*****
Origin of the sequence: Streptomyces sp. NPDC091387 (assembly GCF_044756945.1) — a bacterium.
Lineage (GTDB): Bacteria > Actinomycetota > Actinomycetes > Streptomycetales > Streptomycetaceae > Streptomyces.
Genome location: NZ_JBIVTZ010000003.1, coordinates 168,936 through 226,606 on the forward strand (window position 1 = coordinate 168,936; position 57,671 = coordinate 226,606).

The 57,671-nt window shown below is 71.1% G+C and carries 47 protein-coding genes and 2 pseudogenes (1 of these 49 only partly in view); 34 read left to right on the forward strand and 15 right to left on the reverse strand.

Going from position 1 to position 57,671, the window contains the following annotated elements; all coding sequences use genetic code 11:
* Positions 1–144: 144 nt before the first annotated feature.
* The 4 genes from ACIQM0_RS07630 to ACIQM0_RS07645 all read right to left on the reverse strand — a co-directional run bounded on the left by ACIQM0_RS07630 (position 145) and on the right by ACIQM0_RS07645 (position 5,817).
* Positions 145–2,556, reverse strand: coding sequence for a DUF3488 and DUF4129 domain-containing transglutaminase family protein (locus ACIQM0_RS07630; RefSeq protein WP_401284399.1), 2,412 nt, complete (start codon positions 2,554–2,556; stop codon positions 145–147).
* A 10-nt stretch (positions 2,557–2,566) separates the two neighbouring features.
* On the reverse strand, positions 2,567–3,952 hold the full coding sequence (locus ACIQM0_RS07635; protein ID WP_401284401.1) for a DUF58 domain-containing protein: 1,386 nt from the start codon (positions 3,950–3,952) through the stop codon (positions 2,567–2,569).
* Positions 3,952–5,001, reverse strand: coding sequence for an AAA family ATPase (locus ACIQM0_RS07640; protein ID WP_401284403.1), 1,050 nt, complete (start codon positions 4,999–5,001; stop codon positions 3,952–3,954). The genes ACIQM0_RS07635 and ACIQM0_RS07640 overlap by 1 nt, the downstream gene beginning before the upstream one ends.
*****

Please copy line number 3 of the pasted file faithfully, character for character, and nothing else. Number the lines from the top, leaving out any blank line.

Genome location: NZ_JBIVTZ010000003.1, coordinates 168,936 through 226,606 on the forward strand (window position 1 = coordinate 168,936; position 57,671 = coordinate 226,606).